Many wilderness experts say that the iPhone 14’s satellite capabilities can be a useful tool if used with care. Ryan B. Carlson, the executive director of the Wilderness Education Association, said that the possibility that satellite communications might lead to overconfidence isn’t a reason not to buy the new iPhone.
“The answer is to better equip and educate users for best safety practices,” he said in an interview. “To increase competencies in the recreation pursuits, we need to increase access to training and education to make good decisions in the backcountry. A day of education and training is incredibly affordable compared to the cost of a rescue, especially in remote terrain.”
Jones agreed, saying that “everyone needs multiple, redundant ways to receive and transmit emergency information. Incoming warnings for severe weather and outgoing calls for help have the potential to save lives. Satellite is another tool to put in your preparedness kit alongside two-way radios.”
Harding Bush, a former Navy SEAL and manager of security operations for Global Rescue (a provider of medical, security, evacuation, and travel risk management services), said in an interview that backcountry enthusiasts should not replace their other satellite messaging devices with an iPhone 14. He pointed out that a satellite messaging device allows you to send SMS messages and e-mails to anyone — not just the local municipal 911 emergency response service.
“Satellite messaging devices usually have a tracking feature, where the user can send a message to specific recipients, and the recipient can follow the movement and location of the sender with a map graphic, including the location, geographic coordinates, the direction of travel, and the traveling speed of the sender,” he added.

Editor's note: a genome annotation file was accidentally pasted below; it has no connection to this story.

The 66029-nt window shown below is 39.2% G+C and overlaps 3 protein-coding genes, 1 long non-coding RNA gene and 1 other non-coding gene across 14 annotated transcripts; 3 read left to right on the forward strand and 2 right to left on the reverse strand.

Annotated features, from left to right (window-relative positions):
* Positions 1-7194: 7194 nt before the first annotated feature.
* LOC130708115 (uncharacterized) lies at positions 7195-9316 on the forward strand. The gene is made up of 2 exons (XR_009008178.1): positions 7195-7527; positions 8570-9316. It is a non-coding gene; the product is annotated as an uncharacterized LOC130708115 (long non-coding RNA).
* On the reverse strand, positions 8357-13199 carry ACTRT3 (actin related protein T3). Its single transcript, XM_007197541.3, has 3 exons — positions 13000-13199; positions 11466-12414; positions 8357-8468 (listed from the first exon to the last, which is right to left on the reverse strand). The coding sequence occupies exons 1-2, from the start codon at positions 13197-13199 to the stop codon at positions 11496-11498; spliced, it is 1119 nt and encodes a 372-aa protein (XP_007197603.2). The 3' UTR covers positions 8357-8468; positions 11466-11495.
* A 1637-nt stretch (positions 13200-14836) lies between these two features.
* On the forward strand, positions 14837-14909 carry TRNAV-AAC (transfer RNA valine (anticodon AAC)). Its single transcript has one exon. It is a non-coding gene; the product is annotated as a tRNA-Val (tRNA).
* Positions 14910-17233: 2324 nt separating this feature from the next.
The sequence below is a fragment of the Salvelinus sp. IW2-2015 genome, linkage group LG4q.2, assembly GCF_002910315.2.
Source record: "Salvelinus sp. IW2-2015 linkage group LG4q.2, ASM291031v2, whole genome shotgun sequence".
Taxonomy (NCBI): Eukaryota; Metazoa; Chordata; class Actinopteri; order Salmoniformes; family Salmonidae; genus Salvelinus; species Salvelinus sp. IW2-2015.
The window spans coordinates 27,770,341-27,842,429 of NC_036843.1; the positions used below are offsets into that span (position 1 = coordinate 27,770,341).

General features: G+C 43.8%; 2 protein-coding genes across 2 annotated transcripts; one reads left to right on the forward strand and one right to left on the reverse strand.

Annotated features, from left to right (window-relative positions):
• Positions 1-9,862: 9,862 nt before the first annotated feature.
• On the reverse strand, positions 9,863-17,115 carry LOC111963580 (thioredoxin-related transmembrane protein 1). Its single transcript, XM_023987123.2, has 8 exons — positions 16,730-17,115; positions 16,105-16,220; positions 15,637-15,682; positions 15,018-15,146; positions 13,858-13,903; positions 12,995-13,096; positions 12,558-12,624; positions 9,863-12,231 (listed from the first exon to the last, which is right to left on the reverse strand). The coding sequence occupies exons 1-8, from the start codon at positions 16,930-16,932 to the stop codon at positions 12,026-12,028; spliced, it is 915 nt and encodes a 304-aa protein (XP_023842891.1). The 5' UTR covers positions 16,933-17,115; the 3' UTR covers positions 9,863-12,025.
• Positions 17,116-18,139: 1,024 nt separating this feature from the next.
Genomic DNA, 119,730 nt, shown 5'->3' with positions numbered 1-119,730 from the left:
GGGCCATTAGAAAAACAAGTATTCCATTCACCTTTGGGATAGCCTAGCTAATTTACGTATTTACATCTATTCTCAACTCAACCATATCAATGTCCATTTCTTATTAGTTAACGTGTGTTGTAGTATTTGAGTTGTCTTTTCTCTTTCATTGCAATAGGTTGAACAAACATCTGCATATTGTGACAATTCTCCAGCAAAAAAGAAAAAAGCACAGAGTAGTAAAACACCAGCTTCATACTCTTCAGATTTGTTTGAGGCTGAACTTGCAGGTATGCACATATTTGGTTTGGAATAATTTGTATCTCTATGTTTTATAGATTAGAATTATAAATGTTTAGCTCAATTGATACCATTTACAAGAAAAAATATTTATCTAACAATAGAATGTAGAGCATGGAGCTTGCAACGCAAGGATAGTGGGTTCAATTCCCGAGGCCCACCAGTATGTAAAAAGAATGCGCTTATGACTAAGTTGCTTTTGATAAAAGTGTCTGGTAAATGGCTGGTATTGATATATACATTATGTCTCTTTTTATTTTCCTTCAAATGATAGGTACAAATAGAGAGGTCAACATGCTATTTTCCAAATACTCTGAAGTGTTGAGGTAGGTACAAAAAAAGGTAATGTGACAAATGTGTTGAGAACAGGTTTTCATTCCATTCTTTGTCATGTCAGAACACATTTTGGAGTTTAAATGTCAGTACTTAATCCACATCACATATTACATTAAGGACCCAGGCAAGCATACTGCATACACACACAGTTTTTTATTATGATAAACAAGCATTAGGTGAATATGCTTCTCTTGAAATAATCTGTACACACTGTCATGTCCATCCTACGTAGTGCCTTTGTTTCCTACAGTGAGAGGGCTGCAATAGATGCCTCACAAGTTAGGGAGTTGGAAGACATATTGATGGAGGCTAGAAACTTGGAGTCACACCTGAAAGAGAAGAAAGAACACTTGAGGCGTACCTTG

But Bush said that having both cellular and satellite connectivity on a single device is a huge technological breakthrough. Users will be safer as they can always contact emergency services.
“As the satellite functionality of smartphones expands, there could be a time when they eclipse the capabilities and features of satellite messaging and tracking devices and satellite phones,” Bush said. “But until then, devices with satellite messaging and tracking capabilities should be the standard communication device for those who venture beyond the range of cell phone connectivity.”
Boyer warned that you shouldn’t head into the backcountry with the iPhone 14 and hope for rescue in case of emergency. You should be trained to use a map and compass and carry them with you. Also, let someone know where you are going and when you will be back.
“They should have carried the essentials required by that environment to be safe and survive,” he added. “They should have gotten training for first aid and maintained all the perishable outdoor skills they would need. Once lost, they should stay where they are and attempt to signal for help.”